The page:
Dividing a business with a contractual agreement during a divorce

On Behalf of | Apr 2, 2020 | Blog, Divorce |

Life is full of challenges, and sometimes matters don’t go according to plan. This is especially true for divorce proceedings where one or both parties have a stake in a business. Each soon-to-be ex should have a strategy that paves a pathway forward through the divorce. Specifically, an attorney in Virginia can offer divorcing parties legal services to navigate through the separation of marital business finances.

It’s important to remember that private businesses can be considered part of the marital estate. Even if only one spouse was actively involved with the company, both parties could have a claim to the assets. Divorcing spouses should consider all future outcomes when a business is involved in the property division process. In most cases, spouses will not receive everything they desire in the property division settlement. However, it’s important that each spouse obtains the financial necessities for post-divorce life.

Divorcing couples can divide their business interests in several ways. Of course, both parties could continue running the business together if they can remain cordial after the divorce. Another way is for one spouse to keep a small minority stake in the business and sell the remainder interest to the other party.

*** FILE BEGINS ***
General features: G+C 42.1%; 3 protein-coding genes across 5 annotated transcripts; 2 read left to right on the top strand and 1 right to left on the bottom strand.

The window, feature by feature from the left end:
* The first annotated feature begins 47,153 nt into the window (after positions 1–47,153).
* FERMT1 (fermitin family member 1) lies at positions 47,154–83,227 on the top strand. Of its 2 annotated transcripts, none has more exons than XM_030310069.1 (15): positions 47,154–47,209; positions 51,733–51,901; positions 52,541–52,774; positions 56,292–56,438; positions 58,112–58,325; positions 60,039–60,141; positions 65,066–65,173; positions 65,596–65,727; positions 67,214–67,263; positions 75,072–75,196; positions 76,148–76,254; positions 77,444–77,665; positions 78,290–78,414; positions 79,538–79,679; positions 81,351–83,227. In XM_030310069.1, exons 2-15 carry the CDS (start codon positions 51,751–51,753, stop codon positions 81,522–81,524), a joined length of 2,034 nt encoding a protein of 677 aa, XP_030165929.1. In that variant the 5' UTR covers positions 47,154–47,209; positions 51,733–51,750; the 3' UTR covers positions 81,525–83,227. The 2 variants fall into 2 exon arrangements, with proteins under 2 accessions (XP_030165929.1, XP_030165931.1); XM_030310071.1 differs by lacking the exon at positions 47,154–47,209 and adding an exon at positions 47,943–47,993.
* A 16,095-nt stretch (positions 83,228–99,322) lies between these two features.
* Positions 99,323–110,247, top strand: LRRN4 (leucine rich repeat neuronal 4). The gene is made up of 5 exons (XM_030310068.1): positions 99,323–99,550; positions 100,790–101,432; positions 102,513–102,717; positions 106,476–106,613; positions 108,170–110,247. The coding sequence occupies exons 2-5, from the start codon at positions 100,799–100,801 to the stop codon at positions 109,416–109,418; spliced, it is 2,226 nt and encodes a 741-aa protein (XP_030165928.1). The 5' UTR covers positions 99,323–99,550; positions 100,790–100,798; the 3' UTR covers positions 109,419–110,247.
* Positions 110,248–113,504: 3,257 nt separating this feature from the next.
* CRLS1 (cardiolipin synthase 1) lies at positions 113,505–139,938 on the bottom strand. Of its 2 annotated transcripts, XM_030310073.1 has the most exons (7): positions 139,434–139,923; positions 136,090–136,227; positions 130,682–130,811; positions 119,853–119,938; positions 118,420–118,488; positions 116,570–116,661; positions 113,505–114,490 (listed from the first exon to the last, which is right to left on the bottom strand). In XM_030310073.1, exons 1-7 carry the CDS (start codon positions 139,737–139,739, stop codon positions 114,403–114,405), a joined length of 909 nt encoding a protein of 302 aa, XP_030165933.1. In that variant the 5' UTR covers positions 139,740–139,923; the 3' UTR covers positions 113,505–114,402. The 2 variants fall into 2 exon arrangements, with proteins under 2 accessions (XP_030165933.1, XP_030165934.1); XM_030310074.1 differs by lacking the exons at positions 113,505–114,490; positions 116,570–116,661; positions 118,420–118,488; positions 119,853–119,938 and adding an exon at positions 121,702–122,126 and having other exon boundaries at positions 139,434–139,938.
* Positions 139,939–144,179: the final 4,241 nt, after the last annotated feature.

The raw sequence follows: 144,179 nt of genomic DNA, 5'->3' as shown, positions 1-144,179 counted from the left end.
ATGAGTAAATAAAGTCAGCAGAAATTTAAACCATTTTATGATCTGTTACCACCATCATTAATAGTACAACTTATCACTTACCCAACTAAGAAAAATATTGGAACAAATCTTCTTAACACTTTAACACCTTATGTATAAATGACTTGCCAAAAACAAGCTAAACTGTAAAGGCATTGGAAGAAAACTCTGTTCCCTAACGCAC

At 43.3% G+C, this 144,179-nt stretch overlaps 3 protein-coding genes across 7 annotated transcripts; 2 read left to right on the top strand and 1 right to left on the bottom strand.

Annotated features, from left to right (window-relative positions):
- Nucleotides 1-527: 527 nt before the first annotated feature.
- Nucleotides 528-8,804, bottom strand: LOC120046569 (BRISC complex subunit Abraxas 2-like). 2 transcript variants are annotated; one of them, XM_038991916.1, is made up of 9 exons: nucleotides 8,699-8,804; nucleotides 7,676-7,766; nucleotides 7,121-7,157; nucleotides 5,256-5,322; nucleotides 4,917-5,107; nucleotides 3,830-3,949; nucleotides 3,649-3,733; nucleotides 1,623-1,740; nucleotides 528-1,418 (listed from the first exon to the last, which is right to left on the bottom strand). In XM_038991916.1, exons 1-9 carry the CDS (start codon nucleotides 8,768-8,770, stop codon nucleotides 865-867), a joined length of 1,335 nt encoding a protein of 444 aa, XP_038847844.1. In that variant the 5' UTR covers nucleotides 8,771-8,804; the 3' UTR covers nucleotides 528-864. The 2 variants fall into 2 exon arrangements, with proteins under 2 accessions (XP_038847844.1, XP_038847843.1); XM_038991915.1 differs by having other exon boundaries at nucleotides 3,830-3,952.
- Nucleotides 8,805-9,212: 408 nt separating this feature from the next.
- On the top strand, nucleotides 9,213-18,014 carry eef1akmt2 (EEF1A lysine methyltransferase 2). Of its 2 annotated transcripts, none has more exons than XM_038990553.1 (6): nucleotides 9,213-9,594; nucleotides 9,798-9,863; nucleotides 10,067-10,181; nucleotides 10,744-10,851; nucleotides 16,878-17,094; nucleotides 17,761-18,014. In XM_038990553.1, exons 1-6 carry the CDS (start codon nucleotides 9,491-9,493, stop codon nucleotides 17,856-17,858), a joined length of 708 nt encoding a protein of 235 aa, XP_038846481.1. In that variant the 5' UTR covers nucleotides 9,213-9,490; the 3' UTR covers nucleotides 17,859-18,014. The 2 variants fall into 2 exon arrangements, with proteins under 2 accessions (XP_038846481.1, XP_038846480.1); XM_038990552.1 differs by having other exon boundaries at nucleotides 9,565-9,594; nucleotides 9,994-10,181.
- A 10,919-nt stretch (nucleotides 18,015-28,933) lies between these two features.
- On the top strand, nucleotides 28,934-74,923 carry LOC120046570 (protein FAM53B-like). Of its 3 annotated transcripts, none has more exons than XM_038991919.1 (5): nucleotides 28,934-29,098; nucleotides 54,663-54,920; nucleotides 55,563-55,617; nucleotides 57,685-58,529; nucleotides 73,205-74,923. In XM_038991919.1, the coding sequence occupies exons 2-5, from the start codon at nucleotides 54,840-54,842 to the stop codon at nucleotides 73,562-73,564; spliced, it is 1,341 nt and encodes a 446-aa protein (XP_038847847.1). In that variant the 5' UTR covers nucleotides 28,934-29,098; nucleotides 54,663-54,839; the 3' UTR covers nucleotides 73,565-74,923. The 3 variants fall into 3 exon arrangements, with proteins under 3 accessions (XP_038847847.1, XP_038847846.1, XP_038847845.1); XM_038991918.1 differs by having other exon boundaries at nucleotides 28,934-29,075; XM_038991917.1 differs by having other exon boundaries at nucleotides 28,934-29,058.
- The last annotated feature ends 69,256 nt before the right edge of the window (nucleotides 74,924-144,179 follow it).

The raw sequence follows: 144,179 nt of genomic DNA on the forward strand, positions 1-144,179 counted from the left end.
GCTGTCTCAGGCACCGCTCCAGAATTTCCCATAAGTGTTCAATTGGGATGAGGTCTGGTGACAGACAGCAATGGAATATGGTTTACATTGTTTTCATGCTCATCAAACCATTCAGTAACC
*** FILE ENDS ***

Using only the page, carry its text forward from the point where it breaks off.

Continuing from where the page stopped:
Eventually, desires and tastes change, and an opposing spouse may not want to continue in a business partnership at all with the other spouse after the divorce is finalized. This party can sell his or her interest in the private business to the other party and simply walk away without any liabilities.

For example, during the divorce proceedings, one spouse, the transferor, sells his or her business interest to the other spouse — the transferee. The transferor doesn’t want any additional liabilities once the transferee receives the buyout settlement. A divorce attorney can draft a business contract whereby the transferor would not be subject to any phantom income and owe additional income taxes once the transferee receives the K-1 taxable income document.